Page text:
SHCS (7 sites). M. Battegay, E. Bernasconi, J. Böni, H. Bucher, Ph. Bürgisser, S. Cattacin, M. Cavassini, R. Dubs, M. Egger, L. Elzi, P. Erb, K. Fantelli, M. Fischer, M. Flepp, A. Fontana, P. Francioli (President of the SHCS, Center Hospitalier Universitaire Vaudois, Lausanne), H. Furrer (Chairman of the Clinical and Laboratory Committee), M. Gorgievski, H. Günthard, B. Hirschel, L. Kaiser, C. Kind, Th. Klimkait, U. Lauper, B. Ledergerber, M. Opravil, F. Paccaud, G. Pantaleo, L. Perrin, J.-C. Piffaretti, M. Rickenbach (Head of Data Center), C. Rudin (Chairman of the Mother and Child Substudy), P. Schmid, J. Schüpbach, R. Speck, A. Telenti, A. Trkola, P. Vernazza (Chairman of the Scientific Board), R. Weber, S. Yerly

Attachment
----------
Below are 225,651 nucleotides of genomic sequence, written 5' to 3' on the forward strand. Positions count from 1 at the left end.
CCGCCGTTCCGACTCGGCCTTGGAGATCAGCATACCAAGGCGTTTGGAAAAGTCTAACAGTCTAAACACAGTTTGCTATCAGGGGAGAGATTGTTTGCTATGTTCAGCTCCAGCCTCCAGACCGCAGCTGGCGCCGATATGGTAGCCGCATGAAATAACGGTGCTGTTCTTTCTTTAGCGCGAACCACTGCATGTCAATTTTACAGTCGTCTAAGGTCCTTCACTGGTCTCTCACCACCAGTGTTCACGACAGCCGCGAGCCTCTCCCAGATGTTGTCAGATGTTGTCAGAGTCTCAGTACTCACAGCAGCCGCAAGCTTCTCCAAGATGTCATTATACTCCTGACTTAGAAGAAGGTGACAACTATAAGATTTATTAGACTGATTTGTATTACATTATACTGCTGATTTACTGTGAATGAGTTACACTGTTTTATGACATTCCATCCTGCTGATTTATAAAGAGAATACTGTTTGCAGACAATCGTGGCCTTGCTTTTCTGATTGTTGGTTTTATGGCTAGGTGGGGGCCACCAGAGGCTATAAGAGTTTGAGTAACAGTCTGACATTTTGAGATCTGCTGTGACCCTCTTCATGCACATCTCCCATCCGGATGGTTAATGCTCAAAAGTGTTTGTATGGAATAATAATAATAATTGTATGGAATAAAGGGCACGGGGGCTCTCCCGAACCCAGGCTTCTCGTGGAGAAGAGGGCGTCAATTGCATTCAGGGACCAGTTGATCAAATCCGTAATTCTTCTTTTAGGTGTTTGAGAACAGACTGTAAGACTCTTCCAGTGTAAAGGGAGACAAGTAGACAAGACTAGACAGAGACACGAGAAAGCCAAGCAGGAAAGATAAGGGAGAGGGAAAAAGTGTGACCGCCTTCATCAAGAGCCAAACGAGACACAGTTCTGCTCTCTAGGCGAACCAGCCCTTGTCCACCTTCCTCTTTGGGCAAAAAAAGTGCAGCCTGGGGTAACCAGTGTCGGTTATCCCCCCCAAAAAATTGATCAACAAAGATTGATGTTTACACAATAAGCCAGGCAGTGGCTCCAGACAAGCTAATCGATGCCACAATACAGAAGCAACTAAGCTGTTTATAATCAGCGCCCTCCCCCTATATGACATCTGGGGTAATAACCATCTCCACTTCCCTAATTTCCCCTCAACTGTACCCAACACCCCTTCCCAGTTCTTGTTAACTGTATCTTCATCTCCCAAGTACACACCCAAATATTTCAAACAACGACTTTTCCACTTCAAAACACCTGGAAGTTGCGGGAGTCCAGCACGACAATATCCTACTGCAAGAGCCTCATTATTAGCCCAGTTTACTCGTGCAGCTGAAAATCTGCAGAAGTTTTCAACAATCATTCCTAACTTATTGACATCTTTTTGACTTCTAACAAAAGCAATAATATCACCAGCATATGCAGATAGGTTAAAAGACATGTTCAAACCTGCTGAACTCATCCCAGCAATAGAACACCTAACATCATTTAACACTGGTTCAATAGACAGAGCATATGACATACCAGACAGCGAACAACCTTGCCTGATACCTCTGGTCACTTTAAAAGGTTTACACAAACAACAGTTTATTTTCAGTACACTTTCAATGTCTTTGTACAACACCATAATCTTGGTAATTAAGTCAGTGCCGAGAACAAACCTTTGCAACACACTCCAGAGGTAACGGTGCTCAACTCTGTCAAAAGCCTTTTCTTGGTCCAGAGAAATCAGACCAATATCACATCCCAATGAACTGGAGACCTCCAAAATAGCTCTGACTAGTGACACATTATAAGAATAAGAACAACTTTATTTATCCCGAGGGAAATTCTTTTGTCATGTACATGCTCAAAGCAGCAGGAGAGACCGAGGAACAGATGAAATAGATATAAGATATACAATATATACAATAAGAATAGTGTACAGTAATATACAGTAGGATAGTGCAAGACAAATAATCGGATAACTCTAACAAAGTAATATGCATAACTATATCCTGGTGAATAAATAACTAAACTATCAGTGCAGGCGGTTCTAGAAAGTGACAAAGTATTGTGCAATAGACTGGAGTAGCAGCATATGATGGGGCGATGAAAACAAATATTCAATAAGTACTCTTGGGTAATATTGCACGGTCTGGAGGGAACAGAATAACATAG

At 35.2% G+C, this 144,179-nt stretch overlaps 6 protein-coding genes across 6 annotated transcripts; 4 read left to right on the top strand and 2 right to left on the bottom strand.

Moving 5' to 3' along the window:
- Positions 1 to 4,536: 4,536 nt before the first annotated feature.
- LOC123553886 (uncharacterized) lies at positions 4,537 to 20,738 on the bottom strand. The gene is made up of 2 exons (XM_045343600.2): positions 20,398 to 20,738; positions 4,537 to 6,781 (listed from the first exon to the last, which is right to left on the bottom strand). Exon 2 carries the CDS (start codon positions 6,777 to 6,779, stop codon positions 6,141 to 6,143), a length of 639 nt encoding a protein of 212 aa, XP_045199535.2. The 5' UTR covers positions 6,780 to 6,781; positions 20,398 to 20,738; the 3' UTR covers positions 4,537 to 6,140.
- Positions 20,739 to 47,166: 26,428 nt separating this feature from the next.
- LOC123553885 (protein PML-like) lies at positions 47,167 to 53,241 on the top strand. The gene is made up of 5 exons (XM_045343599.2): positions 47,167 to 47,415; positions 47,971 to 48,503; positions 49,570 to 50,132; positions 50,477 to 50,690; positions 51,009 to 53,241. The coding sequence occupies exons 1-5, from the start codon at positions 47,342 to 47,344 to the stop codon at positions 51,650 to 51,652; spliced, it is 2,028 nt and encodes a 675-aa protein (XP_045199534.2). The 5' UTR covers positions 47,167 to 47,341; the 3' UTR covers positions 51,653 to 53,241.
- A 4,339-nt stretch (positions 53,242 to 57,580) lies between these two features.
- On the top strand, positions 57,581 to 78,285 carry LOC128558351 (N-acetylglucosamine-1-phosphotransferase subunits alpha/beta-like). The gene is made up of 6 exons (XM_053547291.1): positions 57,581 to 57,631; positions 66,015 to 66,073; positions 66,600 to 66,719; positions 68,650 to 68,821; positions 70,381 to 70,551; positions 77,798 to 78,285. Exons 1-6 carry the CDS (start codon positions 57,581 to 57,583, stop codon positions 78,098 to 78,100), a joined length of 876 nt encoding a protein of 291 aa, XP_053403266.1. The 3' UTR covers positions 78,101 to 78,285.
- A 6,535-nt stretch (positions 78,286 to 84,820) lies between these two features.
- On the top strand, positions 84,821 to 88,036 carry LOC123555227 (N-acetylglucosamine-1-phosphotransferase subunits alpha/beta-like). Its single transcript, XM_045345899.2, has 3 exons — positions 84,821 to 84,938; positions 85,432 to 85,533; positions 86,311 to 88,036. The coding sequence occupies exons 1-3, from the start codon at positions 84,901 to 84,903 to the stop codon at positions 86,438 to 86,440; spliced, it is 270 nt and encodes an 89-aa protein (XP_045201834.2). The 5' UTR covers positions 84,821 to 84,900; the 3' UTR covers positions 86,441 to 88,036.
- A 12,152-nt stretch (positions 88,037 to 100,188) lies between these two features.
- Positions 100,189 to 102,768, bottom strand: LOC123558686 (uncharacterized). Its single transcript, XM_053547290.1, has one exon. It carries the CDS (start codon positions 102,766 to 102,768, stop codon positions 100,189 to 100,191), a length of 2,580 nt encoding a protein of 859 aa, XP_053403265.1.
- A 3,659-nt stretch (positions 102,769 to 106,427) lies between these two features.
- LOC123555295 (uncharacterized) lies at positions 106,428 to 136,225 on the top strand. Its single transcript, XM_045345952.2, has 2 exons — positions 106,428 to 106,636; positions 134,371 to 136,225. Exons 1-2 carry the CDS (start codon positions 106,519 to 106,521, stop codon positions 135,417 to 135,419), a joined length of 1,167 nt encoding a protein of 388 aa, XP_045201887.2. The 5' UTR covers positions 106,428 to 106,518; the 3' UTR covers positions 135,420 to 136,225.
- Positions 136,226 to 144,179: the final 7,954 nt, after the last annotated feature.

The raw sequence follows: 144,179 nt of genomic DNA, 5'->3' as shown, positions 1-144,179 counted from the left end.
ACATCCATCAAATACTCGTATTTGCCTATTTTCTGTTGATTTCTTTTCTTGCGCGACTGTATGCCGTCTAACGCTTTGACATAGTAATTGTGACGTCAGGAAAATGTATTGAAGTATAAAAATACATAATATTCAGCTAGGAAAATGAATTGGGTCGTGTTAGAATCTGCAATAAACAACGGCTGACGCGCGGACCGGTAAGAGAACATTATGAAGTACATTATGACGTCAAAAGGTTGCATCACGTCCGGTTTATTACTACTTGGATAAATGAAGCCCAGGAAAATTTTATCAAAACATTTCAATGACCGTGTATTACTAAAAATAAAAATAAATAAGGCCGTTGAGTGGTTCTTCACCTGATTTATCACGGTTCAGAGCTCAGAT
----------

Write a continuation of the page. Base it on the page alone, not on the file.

ATHENA (25 sites). Treating physicians (*site coordinating physicians): Dr. W. Bronsveld*, Dr. M. E. Hillebrand-Haverkort (Alkmaar); Dr. J. M. Prins*, Dr. J. C. Bos, Dr. J. K. M. Eeftinck Schattenkerk, Dr. S. E. Geerlings, Dr. M. H. Godfried, Prof. dr. J. M. A. Lange, Dr. F. C. van Leth, Dr. S. H. Lowe, Dr. J. T. M. van der Meer, Dr. F. J. B. Nellen, Dr. K. Pogány, Dr. T. van der Poll, Dr. P. Reiss, Dr. Th.A. Ruys, Dr. S. Sankatsing, Dr. R. Steingrover, Dr. G. van Twillert, Dr. M. van der Valk, Dr. M. G. A. van Vonderen, Dr. S. M. E Vrouenraets, Dr. M. van Vugt, Dr. F. W. M. N. Wit (Amsterdam); Prof. Dr. T. W. Kuijpers, Dr. D. Pajkrt, Dr. H. J. Scherpbier, Emmakinderziekenhuis (Amsterdam); Dr. A. van Eeden*, Onze Lieve Vrouwe Gasthuis (Amsterdam); Dr. J. H. 10 Veen*, Dr. P. S. van Dam, Dr. J. C. Roos, Onze Lieve Vrouwe Gasthuis (Amsterdam); Dr. K. Brinkman*, Dr. P. H. J. Frissen, Dr. H. M. Weigel, Onze Lieve Vrouwe Gasthuis (Amsterdam); Dr. J. W. Mulder*, Dr. E. C. M. van Gorp, Dr. P. L. Meenhorst, Dr. A. T. A. Mairuhu, Slotervaart Ziekenhuis (Amsterdam); Dr. J. Veenstra*, (Amsterdam); Prof. Dr. S. A. Danner*, Dr. M. A. Van Agtmael, Dr. F. A. P. Claessen, Dr. R. M. Perenboom, Dr. A. Rijkeboer, Dr. M. van Vonderen (Amsterdam); Dr. C. Richter*, Dr. J. van der Berg, Dr. R. van Leusen (Arnhem); Dr. R. Vriesendorp*, Dr. F. J. F. Jeurissen (Westeinde-Den Haag); Dr. R. H. Kauffmann*, Dr. E. L. W. Koger (Leyenburg-Den Haag); Dr. B. Bravenboer* (Catharina Ziekenhuis-Eindhoven); Dr. C. H. H. ten Napel*, Dr. G. J. Kootstra (Medisch Spectrum Twente-Enschede); Dr. H. G. Sprenger*, Dr. W. M. A. J. Miesen, Dr. R. Doedens, Dr. E. H. Scholvinck (Groningen); Dr. R. W. ten Kate* (Kennemer Gasthuis-Haarlem); Dr. D. P. F. van Houte*, Dr. M. Polee (Zuid); Dr. F. P. Kroon*, Prof. Dr. van den Broek, Prof. Dr. J. T. van Dissel, Dr. E. F. Schippers (Leiden); Dr. G. Schreij*, Dr. S. van de Geest, Dr. A. Verbon (Maastricht); Dr. P. P. Koopmans*, Dr. M. Keuter, Dr. F. Post, Dr. A. J. A. M. van der Ven (Nijmegen); Dr. M. E. van der Ende*, Dr. I. C. Gyssens, Dr. M. van der Feltz, Dr. J. G. den Hollander, Dr. S. de Marie, Dr. J. L Nouwen, Dr. B. J. A. Rijnders, Dr. T. E. M. S. de Vries (Rotterdam); Dr. G. Driessen, Prof. dr. R. de Groot, Dr. N. Hartwig (Rotterdam); Dr. J. R. Juttmann*, Dr. C. van de Heul, Dr. M. E. E. van Kasteren (St. Elisabeth-Tilburg); Dr. M. M. E. Schneider* (until October 2004), Dr. M. J. M. Bonten, Dr. J. C. C. Borleffs, Dr. P. M. Ellerbroek, Prof. Dr. I. M. Hoepelman*, Dr. C. A. J. J. Jaspers, Dr. I. Schouten, Dr. C. A. M. Schurink (Utrecht); Dr. S. P. M. Geelen, Dr. T. F. W. Wolfs (Utrecht); Dr. W. L. Blok*, Dr. A. A. Tanis (Vlissingen); Dr. P. H. P. Groeneveld*, Isala Klinieken-Zwolle. Virologists: Dr. N. K. T. Back, Dr. M. E. G. Bakker, Prof. Dr. B. Berkhout, Dr. S. Jurriaans (Amsterdam); Dr. Th. Cuijpers (Amsterdam); Dr. P. J. G. M. Rietra, Dr. K. J. Roozendaal (Amsterdam); Dr. W. Pauw, Dr. A. P. van Zanten, Dr. P. H. M. Smits (Amsterdam); Dr. B. M. E. von Blomberg, Dr. P. Savelkoul (Amsterdam); Dr. C. M. A. Swanink (Arnhem); Dr. P. F. H. Franck, Dr. A. S. Lampe, HAGA (Leyenburg-Den Haag); Dr. C.L. Jansen (Westeinde-Den Haag); Dr. R. Hendriks (Streeklaboratorium Twente-Enschede); Dr. J. Schirm, Dr. C. A. Bennw (Groningen); Dr. D. Veenendaal (Haarlem); Dr. H. Storm, Dr. J. Weel, Dr. J. H. van Zeijl (Leeuwarden); Prof. Dr. A. C. M. Kroes, Dr. H. C. J. Claas (Leiden); Prof. Dr. C. A. M. V. A. Bruggeman, Drs. V. J. Goossens (Maastricht); Prof. Dr. J. M. D. Galama, Dr. W. J. G. Melchers, Mevr. Y. A. G. Poort (Nijmegen); Dr. G. J. J. Doornum, Dr. M. G. Niesters, Prof. Dr. A. D. M. E. Osterhaus, Dr. M. Schutten (Rotterdam); Dr. A. G. M. Buiting, Mevr. C. A. M. Swaans (Tilburg); Dr. C. A. B. Boucher, Dr. R. Schuurman (Utrecht); Dr. E. Boel, Dr. A. F. Jansz (Veldhoven)